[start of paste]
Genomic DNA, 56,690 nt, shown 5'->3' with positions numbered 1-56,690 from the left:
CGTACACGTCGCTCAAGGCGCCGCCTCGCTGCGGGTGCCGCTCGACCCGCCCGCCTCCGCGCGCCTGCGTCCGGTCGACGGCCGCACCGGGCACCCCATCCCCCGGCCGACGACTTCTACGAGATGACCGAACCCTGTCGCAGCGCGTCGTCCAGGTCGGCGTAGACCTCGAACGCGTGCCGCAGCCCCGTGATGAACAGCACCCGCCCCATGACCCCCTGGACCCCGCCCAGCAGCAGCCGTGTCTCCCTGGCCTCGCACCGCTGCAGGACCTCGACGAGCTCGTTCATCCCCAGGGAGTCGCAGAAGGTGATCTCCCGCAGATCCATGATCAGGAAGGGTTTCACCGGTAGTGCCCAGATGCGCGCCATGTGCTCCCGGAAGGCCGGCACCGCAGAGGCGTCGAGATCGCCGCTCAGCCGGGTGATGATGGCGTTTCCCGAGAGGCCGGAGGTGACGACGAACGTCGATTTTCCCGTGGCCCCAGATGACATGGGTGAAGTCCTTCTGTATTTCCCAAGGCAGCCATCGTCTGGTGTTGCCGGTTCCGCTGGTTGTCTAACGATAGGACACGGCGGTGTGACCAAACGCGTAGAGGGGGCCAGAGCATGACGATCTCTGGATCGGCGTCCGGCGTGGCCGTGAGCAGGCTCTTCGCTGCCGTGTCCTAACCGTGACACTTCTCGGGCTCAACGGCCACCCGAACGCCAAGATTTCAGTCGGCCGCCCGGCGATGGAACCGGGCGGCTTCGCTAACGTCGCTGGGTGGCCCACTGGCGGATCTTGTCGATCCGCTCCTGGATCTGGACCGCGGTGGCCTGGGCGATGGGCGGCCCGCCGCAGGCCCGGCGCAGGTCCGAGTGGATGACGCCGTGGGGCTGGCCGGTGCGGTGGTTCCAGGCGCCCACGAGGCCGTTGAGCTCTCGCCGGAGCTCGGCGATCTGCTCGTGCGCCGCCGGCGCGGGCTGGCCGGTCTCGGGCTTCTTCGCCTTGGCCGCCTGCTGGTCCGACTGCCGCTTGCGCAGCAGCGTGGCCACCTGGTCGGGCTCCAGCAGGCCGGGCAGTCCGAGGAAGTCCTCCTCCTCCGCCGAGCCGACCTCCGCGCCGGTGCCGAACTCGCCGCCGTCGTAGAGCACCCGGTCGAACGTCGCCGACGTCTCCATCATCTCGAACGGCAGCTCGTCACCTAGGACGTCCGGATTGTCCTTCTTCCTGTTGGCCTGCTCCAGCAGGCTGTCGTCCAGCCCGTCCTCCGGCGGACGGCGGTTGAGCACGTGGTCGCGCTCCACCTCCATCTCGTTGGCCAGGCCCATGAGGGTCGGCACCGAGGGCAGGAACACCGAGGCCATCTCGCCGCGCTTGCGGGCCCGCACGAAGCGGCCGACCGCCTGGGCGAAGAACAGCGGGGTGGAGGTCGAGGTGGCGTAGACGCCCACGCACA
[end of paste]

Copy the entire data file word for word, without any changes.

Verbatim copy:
Genomic DNA, 56,690 nt, shown 5'->3' with positions numbered 1-56,690 from the left:
CGTACACGTCGCTCAAGGCGCCGCCTCGCTGCGGGTGCCGCTCGACCCGCCCGCCTCCGCGCGCCTGCGTCCGGTCGACGGCCGCACCGGGCACCCCATCCCCCGGCCGACGACTTCTACGAGATGACCGAACCCTGTCGCAGCGCGTCGTCCAGGTCGGCGTAGACCTCGAACGCGTGCCGCAGCCCCGTGATGAACAGCACCCGCCCCATGACCCCCTGGACCCCGCCCAGCAGCAGCCGTGTCTCCCTGGCCTCGCACCGCTGCAGGACCTCGACGAGCTCGTTCATCCCCAGGGAGTCGCAGAAGGTGATCTCCCGCAGATCCATGATCAGGAAGGGTTTCACCGGTAGTGCCCAGATGCGCGCCATGTGCTCCCGGAAGGCCGGCACCGCAGAGGCGTCGAGATCGCCGCTCAGCCGGGTGATGATGGCGTTTCCCGAGAGGCCGGAGGTGACGACGAACGTCGATTTTCCCGTGGCCCCAGATGACATGGGTGAAGTCCTTCTGTATTTCCCAAGGCAGCCATCGTCTGGTGTTGCCGGTTCCGCTGGTTGTCTAACGATAGGACACGGCGGTGTGACCAAACGCGTAGAGGGGGCCAGAGCATGACGATCTCTGGATCGGCGTCCGGCGTGGCCGTGAGCAGGCTCTTCGCTGCCGTGTCCTAACCGTGACACTTCTCGGGCTCAACGGCCACCCGAACGCCAAGATTTCAGTCGGCCGCCCGGCGATGGAACCGGGCGGCTTCGCTAACGTCGCTGGGTGGCCCACTGGCGGATCTTGTCGATCCGCTCCTGGATCTGGACCGCGGTGGCCTGGGCGATGGGCGGCCCGCCGCAGGCCCGGCGCAGGTCCGAGTGGATGACGCCGTGGGGCTGGCCGGTGCGGTGGTTCCAGGCGCCCACGAGGCCGTTGAGCTCTCGCCGGAGCTCGGCGATCTGCTCGTGCGCCGCCGGCGCGGGCTGGCCGGTCTCGGGCTTCTTCGCCTTGGCCGCCTGCTGGTCCGACTGCCGCTTGCGCAGCAGCGTGGCCACCTGGTCGGGCTCCAGCAGGCCGGGCAGTCCGAGGAAGTCCTCCTCCTCCGCCGAGCCGACCTCCGCGCCGGTGCCGAACTCGCCGCCGTCGTAGAGCACCCGGTCGAACGTCGCCGACGTCTCCATCATCTCGAACGGCAGCTCGTCACCTAGGACGTCCGGATTGTCCTTCTTCCTGTTGGCCTGCTCCAGCAGGCTGTCGTCCAGCCCGTCCTCCGGCGGACGGCGGTTGAGCACGTGGTCGCGCTCCACCTCCATCTCGTTGGCCAGGCCCATGAGGGTCGGCACCGAGGGCAGGAACACCGAGGCCATCTCGCCGCGCTTGCGGGCCCGCACGAAGCGGCCGACCGCCTGGGCGAAGAACAGCGGGGTGGAGGTCGAGGTGGCGTAGACGCCCACGCACA